Gideon and the Midianites
Judges 6-8 Review
Activities for this Lesson
After Deborah died, the people gradually turned from the Lord
again to worship idols. This time God brought the Midianites against them. The
mean, greedy Midianites soon reduced the Israelites to poor slaves. Just when
they were ready to harvest their crops to feed their families and animals, a
horde of Midianites would swarm over their fields, leaving only bare grain
stalks behind. Things got so bad that the people of Israel had to hide in
hillside caves. Finally after seven years of suffering they realized how much
they needed God and cried out to him for help. God heard their cry and sent His
Angel to the hiding place of a young man named Gideon, greeting him, “The Lord
is with you, you mighty man of valor!”
Gideon thought the Lord had forgotten them. At that very moment he was secretly
threshing grain down in the winepress instead of out in the open air where the
Midianites could see him.
Gideon asked the Angel why they were having so much trouble if the Lord were
really with them, saying, “Why then has all this happened to us? And where are
all his miracles which our fathers told us about, saying ‘Did not the Lord bring
us up from Egypt?’ But now the Lord has forsaken us and delivered us into the
hands of the Midianites.” God told Gideon, “Go in this might of yours, and you
shall save Israel from the hand of the Midianites. Have I not sent you?”
Gideon did not think he could do such an important job. He felt young and weak.
But he would not be alone. God promised, “Surely I will be with you and you
shall defeat the Midianites as one man.”
Gideon still was not sure. So he put out an offering of meat, broth and bread on
a rock - - then God gave him a sign by bringing fire out of the rock to burn it.
That night God told Gideon to take two bulls out to the altar of the idol god
Baal. He was to use the one of the bulls to tear down the altar, then cut down
the wooden statue of Baal there, build a proper altar to God and, last of all,
sacrifice the other bull to Him. So Gideon took ten men with him in the dark and
carried out God’s Word.
The people of the city were ready to kill Gideon when they found Baal’s altar
destroyed and his image cut down. They went to his house to get him, but his
father Joash told them to let Baal take care of his own problems. “If he is a
god, let him please for himself, because his altar has been torn down,” Joash
The Midianites got the Amalekites to join them in the Valley of Jezreel to fight
Gideon - - near the place where Deborah and Barak had defeated Sisera. Then the
Spirit of the Lord came upon Gideon. He blew his trumpet to call his people and
sent messengers to tell other tribes to come help in the battle.
Thirty-two thousand Israelites answered Gideon’s call. But God said that was too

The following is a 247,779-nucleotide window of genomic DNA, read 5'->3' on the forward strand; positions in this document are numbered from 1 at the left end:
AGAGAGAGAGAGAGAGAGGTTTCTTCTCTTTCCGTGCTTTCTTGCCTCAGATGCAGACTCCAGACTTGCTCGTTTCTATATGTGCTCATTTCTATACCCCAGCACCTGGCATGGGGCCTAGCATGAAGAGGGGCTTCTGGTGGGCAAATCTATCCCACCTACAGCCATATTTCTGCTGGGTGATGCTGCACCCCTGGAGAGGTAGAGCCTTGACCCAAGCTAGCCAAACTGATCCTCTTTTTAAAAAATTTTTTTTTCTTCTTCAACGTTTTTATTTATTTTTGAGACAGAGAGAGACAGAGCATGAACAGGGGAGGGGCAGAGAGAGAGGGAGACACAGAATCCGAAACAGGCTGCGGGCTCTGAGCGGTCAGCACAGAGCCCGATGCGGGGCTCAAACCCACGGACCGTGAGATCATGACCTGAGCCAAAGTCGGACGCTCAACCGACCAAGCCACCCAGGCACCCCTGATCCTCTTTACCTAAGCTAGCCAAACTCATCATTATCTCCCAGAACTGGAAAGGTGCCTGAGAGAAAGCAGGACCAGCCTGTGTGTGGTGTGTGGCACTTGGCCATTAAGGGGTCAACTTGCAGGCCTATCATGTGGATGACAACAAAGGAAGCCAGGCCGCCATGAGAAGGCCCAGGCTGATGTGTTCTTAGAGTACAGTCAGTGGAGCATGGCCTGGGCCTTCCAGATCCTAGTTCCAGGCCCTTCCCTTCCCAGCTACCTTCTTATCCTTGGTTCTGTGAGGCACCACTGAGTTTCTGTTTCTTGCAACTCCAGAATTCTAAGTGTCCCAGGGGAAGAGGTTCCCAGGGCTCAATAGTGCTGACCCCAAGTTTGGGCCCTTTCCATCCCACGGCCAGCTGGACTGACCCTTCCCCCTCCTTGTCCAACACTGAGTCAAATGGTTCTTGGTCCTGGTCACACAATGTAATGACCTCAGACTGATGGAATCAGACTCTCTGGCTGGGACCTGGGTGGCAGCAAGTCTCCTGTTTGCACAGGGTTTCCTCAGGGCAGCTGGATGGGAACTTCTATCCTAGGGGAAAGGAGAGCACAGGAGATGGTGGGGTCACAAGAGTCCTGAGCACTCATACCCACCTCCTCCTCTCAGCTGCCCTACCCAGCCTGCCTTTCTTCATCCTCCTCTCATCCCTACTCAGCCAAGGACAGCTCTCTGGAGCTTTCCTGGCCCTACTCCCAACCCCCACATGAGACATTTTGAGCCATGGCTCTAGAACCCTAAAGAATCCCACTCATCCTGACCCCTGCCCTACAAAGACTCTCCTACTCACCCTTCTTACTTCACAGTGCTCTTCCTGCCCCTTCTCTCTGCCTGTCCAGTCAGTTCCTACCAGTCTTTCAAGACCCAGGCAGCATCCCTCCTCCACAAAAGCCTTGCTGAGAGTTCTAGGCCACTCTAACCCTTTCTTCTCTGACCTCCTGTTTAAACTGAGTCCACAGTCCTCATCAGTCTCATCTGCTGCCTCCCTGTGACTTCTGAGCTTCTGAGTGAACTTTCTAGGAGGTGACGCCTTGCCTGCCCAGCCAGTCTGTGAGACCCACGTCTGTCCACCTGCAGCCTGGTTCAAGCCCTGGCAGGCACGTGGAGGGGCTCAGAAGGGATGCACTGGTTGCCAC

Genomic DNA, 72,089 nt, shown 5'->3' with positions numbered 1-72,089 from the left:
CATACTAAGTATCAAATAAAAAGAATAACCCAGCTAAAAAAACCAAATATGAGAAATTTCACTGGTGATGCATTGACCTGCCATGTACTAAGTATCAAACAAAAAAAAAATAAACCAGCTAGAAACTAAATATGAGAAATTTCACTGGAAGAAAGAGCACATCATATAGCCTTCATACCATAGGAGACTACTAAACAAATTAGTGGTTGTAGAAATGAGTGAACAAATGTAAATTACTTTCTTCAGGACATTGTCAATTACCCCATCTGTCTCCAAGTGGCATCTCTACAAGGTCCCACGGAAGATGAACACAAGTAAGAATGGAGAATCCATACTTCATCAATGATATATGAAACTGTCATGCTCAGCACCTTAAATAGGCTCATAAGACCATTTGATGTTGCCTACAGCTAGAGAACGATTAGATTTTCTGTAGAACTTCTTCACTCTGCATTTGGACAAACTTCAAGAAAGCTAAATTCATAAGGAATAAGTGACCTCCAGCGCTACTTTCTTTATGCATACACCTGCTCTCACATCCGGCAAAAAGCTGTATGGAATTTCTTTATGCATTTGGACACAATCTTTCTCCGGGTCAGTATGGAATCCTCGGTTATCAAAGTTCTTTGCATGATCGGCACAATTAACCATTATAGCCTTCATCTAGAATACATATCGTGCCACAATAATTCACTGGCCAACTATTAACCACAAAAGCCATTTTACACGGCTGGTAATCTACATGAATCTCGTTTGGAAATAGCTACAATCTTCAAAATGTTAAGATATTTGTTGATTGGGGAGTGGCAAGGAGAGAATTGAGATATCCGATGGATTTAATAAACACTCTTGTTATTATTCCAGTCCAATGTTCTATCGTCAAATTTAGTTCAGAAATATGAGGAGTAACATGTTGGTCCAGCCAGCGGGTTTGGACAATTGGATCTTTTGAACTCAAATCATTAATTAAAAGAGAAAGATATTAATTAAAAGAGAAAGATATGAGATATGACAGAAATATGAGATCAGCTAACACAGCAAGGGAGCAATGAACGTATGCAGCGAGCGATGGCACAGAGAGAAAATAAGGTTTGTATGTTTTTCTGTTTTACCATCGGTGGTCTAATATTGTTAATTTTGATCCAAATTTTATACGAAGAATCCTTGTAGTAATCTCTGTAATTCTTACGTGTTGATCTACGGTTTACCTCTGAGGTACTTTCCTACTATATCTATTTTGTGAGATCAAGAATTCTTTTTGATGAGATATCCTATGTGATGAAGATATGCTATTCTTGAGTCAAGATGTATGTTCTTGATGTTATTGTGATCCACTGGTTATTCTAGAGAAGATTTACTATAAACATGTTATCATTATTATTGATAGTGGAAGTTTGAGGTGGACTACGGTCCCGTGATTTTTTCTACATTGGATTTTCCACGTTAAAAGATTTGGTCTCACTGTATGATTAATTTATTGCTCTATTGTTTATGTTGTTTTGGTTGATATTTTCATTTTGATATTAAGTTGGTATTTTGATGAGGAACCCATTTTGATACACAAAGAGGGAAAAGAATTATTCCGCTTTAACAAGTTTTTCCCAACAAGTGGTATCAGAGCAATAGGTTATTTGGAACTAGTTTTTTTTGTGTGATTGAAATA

many - - instead of giving the credit to God they might say their large army had
won the victory. So He told Gideon to let all who were afraid to go home.
Although twenty-two thousand turned back, there were still too many.
God told Gideon watch the men drink, then keep only the men who lapped the water
from their hands like a dog - - those who got down on their knees beside the
water would have to leave.
With only three hundred men now, God gave his final instructions. Everyone was
to carry a trumpet and a pitcher with a torch inside, sneak up on the camp, and
stand in a certain place. Then they would blow their trumpets, breaking the
pitchers and shouting, “The sword of the Lord and Gideon!”
That night about midnight, the enemy soldiers were startled awake by trumpet
blasts and the rousing shout, “The sword of the Lord and Gideon!” The bright
torches confused them so that they killed each other, then tried to run away - -
but Gideon’s men chased them down.
God gave Gideon a great victory that day and freed his people from the
Talking it Over:
1. Back in Moses’ time, Balaam the soothsayer did not curse God’s people, but he
told the people of Moab and Midian to tempt Israel to do wrong. What happened?
How can we learn from others?
2. Hearing Gideon talk about God shows us a few people still worshipped Him.
Talk about what “remnant” means. How could there always be a remnant of God’s
3. Gideon knew he was a young man and weak in many ways. Read about the strange
sign God gave him in Judges 6:36-40. Does God need famous, important people to
do His work? Why or why not?
“And every man stood in his place all around the camp.” Judges 7:21
Talk about how we can all “stand in our place” for God.
Text by Betty Belue Haynes, originally published in Bible Talk Times.
Used here with the kind permission of the author. Users are free to reproduce
for use, but not for publication.